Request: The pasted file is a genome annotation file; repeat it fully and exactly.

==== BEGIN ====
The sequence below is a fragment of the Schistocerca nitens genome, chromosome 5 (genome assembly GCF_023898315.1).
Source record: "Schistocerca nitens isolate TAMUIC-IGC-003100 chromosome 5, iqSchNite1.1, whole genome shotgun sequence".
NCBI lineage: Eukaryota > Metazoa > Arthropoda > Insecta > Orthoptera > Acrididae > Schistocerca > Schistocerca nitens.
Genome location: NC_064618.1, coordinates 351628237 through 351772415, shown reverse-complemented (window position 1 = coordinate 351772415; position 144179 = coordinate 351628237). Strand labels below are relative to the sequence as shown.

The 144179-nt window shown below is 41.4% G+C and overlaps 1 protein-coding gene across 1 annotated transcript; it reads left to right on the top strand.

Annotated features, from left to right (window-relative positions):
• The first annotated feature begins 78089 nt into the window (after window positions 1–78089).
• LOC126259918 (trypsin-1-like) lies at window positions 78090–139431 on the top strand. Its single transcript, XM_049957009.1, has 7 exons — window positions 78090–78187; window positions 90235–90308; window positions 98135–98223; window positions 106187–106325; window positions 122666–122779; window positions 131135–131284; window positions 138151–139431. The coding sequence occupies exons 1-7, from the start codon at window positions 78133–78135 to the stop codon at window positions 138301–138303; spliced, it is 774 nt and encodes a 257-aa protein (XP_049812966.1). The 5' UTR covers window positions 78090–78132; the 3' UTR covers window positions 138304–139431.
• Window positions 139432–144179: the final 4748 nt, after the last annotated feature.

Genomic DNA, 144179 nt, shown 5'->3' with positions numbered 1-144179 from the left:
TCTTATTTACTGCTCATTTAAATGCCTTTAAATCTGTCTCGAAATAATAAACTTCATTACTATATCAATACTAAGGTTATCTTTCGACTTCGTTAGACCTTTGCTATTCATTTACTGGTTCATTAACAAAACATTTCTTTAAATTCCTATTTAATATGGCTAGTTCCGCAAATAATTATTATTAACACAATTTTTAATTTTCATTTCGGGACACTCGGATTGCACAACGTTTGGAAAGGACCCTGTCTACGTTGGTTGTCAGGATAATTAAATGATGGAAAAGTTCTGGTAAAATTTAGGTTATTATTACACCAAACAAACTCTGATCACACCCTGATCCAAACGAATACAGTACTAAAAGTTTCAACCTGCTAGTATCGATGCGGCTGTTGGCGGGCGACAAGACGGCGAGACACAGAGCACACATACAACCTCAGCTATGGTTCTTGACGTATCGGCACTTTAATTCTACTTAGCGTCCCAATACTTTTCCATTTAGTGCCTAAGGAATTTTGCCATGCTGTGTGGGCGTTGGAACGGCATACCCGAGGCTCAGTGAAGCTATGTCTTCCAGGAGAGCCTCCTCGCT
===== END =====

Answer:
The sequence below is a fragment of the Schistocerca nitens genome, chromosome 5 (genome assembly GCF_023898315.1).
Source record: "Schistocerca nitens isolate TAMUIC-IGC-003100 chromosome 5, iqSchNite1.1, whole genome shotgun sequence".
NCBI lineage: Eukaryota > Metazoa > Arthropoda > Insecta > Orthoptera > Acrididae > Schistocerca > Schistocerca nitens.
Genome location: NC_064618.1, coordinates 351628237 through 351772415, shown reverse-complemented (window position 1 = coordinate 351772415; position 144179 = coordinate 351628237). Strand labels below are relative to the sequence as shown.

The 144179-nt window shown below is 41.4% G+C and overlaps 1 protein-coding gene across 1 annotated transcript; it reads left to right on the top strand.

Annotated features, from left to right (window-relative positions):
• The first annotated feature begins 78089 nt into the window (after window positions 1–78089).
• LOC126259918 (trypsin-1-like) lies at window positions 78090–139431 on the top strand. Its single transcript, XM_049957009.1, has 7 exons — window positions 78090–78187; window positions 90235–90308; window positions 98135–98223; window positions 106187–106325; window positions 122666–122779; window positions 131135–131284; window positions 138151–139431. The coding sequence occupies exons 1-7, from the start codon at window positions 78133–78135 to the stop codon at window positions 138301–138303; spliced, it is 774 nt and encodes a 257-aa protein (XP_049812966.1). The 5' UTR covers window positions 78090–78132; the 3' UTR covers window positions 138304–139431.
• Window positions 139432–144179: the final 4748 nt, after the last annotated feature.

Genomic DNA, 144179 nt, shown 5'->3' with positions numbered 1-144179 from the left:
TCTTATTTACTGCTCATTTAAATGCCTTTAAATCTGTCTCGAAATAATAAACTTCATTACTATATCAATACTAAGGTTATCTTTCGACTTCGTTAGACCTTTGCTATTCATTTACTGGTTCATTAACAAAACATTTCTTTAAATTCCTATTTAATATGGCTAGTTCCGCAAATAATTATTATTAACACAATTTTTAATTTTCATTTCGGGACACTCGGATTGCACAACGTTTGGAAAGGACCCTGTCTACGTTGGTTGTCAGGATAATTAAATGATGGAAAAGTTCTGGTAAAATTTAGGTTATTATTACACCAAACAAACTCTGATCACACCCTGATCCAAACGAATACAGTACTAAAAGTTTCAACCTGCTAGTATCGATGCGGCTGTTGGCGGGCGACAAGACGGCGAGACACAGAGCACACATACAACCTCAGCTATGGTTCTTGACGTATCGGCACTTTAATTCTACTTAGCGTCCCAATACTTTTCCATTTAGTGCCTAAGGAATTTTGCCATGCTGTGTGGGCGTTGGAACGGCATACCCGAGGCTCAGTGAAGCTATGTCTTCCAGGAGAGCCTCCTCGCT